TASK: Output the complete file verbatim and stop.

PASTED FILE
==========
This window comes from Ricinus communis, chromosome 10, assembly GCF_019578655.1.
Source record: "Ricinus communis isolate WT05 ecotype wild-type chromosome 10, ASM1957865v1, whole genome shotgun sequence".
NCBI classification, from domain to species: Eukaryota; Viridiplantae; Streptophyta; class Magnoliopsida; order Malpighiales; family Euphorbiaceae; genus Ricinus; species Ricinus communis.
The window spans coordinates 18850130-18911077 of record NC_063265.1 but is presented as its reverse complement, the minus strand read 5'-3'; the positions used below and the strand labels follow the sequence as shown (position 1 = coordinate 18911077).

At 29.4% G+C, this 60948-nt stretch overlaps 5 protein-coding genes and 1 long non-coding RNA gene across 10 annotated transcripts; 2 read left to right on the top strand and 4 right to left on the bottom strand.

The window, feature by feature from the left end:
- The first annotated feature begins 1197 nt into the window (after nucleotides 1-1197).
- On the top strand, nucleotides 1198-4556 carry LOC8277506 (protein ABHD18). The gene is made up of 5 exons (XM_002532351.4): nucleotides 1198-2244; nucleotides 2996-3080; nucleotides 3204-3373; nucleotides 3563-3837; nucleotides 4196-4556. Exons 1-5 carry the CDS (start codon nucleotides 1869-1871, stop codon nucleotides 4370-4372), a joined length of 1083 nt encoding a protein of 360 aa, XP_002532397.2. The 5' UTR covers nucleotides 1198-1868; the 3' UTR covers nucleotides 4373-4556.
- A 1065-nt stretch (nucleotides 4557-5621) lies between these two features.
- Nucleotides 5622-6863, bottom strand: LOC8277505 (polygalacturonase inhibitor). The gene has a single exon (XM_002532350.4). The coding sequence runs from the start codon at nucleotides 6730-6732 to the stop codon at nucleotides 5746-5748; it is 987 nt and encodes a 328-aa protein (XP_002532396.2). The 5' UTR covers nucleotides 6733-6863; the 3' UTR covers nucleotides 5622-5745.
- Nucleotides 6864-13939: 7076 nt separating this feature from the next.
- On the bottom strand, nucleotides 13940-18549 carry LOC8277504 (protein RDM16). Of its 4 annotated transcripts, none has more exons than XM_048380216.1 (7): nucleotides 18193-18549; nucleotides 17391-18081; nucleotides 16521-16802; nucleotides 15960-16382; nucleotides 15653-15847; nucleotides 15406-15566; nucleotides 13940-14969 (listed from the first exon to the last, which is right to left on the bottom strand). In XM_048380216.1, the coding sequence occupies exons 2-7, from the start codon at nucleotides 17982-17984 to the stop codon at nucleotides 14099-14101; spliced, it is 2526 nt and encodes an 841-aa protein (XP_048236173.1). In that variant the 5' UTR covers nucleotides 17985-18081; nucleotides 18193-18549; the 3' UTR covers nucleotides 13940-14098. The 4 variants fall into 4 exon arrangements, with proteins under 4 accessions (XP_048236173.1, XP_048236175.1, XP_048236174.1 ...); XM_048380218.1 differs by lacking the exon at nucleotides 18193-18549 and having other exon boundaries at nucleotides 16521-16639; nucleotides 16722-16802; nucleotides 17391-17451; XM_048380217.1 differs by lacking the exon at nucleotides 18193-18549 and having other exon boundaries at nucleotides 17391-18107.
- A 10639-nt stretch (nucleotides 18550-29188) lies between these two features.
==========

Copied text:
This window comes from Ricinus communis, chromosome 10, assembly GCF_019578655.1.
Source record: "Ricinus communis isolate WT05 ecotype wild-type chromosome 10, ASM1957865v1, whole genome shotgun sequence".
NCBI classification, from domain to species: Eukaryota; Viridiplantae; Streptophyta; class Magnoliopsida; order Malpighiales; family Euphorbiaceae; genus Ricinus; species Ricinus communis.
The window spans coordinates 18850130-18911077 of record NC_063265.1 but is presented as its reverse complement, the minus strand read 5'-3'; the positions used below and the strand labels follow the sequence as shown (position 1 = coordinate 18911077).

At 29.4% G+C, this 60948-nt stretch overlaps 5 protein-coding genes and 1 long non-coding RNA gene across 10 annotated transcripts; 2 read left to right on the top strand and 4 right to left on the bottom strand.

The window, feature by feature from the left end:
- The first annotated feature begins 1197 nt into the window (after nucleotides 1-1197).
- On the top strand, nucleotides 1198-4556 carry LOC8277506 (protein ABHD18). The gene is made up of 5 exons (XM_002532351.4): nucleotides 1198-2244; nucleotides 2996-3080; nucleotides 3204-3373; nucleotides 3563-3837; nucleotides 4196-4556. Exons 1-5 carry the CDS (start codon nucleotides 1869-1871, stop codon nucleotides 4370-4372), a joined length of 1083 nt encoding a protein of 360 aa, XP_002532397.2. The 5' UTR covers nucleotides 1198-1868; the 3' UTR covers nucleotides 4373-4556.
- A 1065-nt stretch (nucleotides 4557-5621) lies between these two features.
- Nucleotides 5622-6863, bottom strand: LOC8277505 (polygalacturonase inhibitor). The gene has a single exon (XM_002532350.4). The coding sequence runs from the start codon at nucleotides 6730-6732 to the stop codon at nucleotides 5746-5748; it is 987 nt and encodes a 328-aa protein (XP_002532396.2). The 5' UTR covers nucleotides 6733-6863; the 3' UTR covers nucleotides 5622-5745.
- Nucleotides 6864-13939: 7076 nt separating this feature from the next.
- On the bottom strand, nucleotides 13940-18549 carry LOC8277504 (protein RDM16). Of its 4 annotated transcripts, none has more exons than XM_048380216.1 (7): nucleotides 18193-18549; nucleotides 17391-18081; nucleotides 16521-16802; nucleotides 15960-16382; nucleotides 15653-15847; nucleotides 15406-15566; nucleotides 13940-14969 (listed from the first exon to the last, which is right to left on the bottom strand). In XM_048380216.1, the coding sequence occupies exons 2-7, from the start codon at nucleotides 17982-17984 to the stop codon at nucleotides 14099-14101; spliced, it is 2526 nt and encodes an 841-aa protein (XP_048236173.1). In that variant the 5' UTR covers nucleotides 17985-18081; nucleotides 18193-18549; the 3' UTR covers nucleotides 13940-14098. The 4 variants fall into 4 exon arrangements, with proteins under 4 accessions (XP_048236173.1, XP_048236175.1, XP_048236174.1 ...); XM_048380218.1 differs by lacking the exon at nucleotides 18193-18549 and having other exon boundaries at nucleotides 16521-16639; nucleotides 16722-16802; nucleotides 17391-17451; XM_048380217.1 differs by lacking the exon at nucleotides 18193-18549 and having other exon boundaries at nucleotides 17391-18107.
- A 10639-nt stretch (nucleotides 18550-29188) lies between these two features.